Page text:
The first swathe of information from the 2016 Canadian census has been released; and while the numbers show that many urban centres across the country have gained in population—sometimes massively—since the 2011 census, those gains have largely come at the expense of rural communities.
In the Thompson-Nicola Regional District, the largest centre—Kamloops—grew by 5.4 per cent, from 85,678 to 90,280; an increase of 4,602. However, the population of the TNRD as a whole grew by only 3.3 per cent, from 128,471 to 132.663; an overall increase of 4,192 people.
Most of the smaller communities throughout the TNRD showed only modest gains in population, or losses. Ashcroft went from 1,628 to 1,558; Cache Creek went from 1,040 to 963; and Logan Lake went from a population of 2,073 to 1,993. Communities showing slight gains include Clinton (636 to 641); Lytton (228 to 249); and Merritt (7,113 to 7,139). Of the other four municipalities in the TNRD, Barriere, Chase, and Clearwater all lost ground; only Sun Peaks showed an increase in population, going from 371 to 616.
Provincially, British Columbia’s population increased by 5.6 per cent, with 4,648,055 people now living here. Nationally, Canada’s population now stands at 35,151,728, an increase of 5 per cent since 2011, when our population was 33,476,688. The bulk of that growth is attributed to immigrants, as Canada experiences the double-whammy of a larger aging population at one end of the spectrum, and younger families opting for no children, or fewer children than in the past, at the other end.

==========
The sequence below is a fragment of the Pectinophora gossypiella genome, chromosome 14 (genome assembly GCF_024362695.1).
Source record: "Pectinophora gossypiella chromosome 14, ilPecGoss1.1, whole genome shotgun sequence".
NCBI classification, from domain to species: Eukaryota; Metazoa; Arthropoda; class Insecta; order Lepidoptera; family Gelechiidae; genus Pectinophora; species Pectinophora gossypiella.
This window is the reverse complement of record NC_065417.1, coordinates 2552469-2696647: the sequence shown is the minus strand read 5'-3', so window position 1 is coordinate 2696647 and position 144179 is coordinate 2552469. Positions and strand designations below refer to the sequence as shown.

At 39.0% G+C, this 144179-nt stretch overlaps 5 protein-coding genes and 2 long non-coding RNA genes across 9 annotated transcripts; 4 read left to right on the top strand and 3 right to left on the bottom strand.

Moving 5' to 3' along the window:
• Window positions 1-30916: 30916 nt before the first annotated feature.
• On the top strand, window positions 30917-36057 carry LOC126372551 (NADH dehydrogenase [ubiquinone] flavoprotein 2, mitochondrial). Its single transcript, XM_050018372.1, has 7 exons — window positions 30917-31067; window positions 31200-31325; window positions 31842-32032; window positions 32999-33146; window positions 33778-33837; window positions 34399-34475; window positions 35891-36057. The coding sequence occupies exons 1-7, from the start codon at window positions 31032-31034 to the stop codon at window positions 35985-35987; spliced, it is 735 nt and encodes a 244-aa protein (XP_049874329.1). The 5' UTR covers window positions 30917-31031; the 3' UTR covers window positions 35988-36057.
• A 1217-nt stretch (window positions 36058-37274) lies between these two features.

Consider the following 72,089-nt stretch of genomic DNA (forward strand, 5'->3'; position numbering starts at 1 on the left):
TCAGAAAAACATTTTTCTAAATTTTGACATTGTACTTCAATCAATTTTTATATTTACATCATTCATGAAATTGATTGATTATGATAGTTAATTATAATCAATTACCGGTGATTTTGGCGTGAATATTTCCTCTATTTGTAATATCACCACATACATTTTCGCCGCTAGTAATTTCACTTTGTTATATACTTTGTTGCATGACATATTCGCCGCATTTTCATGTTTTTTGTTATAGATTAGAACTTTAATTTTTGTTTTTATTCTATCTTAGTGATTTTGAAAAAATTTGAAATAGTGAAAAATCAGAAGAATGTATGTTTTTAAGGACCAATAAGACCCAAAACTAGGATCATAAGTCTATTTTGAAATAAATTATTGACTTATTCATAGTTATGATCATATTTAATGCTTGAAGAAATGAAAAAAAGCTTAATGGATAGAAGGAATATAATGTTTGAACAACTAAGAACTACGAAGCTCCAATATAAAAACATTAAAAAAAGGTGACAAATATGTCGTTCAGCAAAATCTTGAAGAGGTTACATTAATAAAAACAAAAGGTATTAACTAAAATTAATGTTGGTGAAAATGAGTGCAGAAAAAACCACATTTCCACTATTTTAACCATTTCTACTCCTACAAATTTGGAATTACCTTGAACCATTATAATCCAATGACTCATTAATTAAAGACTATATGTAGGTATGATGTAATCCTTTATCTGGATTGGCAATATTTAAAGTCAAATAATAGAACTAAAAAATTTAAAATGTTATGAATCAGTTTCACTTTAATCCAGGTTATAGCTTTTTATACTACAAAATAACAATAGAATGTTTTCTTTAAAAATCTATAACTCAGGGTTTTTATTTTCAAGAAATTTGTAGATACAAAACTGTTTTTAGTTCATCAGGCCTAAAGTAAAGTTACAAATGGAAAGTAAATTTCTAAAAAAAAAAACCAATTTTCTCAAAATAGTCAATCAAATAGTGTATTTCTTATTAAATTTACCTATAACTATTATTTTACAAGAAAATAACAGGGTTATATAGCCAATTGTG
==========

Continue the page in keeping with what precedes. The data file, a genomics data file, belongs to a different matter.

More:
For the first time since the census began in 1851, the three Prairie provinces are at the top of the growth chart, with B.C. in fourth place. Nearly one in three Canadian residents now live in the four western provinces, and the country remains the fastest-growing of the G7 group of industrial nations; a position it has held for 15 years. Two-thirds of all Canadians now live in urban, rather than rural, communities.
Six of B.C.’s 29 regional districts—all of them resource regions, and most in the north—shrank in size. Andrew Ramlo, executive director of Urban Futures, says that this can be attributed to higher and lower job numbers.
“We saw the most employment growth in the Lower Mainland, Victoria, and the Okanagan area,” he notes. Declining employment in rural regions pushes out mid-career workers, while increased jobs and education opportunities in the metropolitan areas pulls in younger workers.
Ramlo says there is a continuing trend of larger metropolitan areas growing faster than the rest of the province. “If you lump the two major metropolitan areas—Greater Vancouver and the Capital District—together, those two regions alone accounted for about 70 per cent of B.C.’s population growth.”
With files from Katya Slepian/Black Press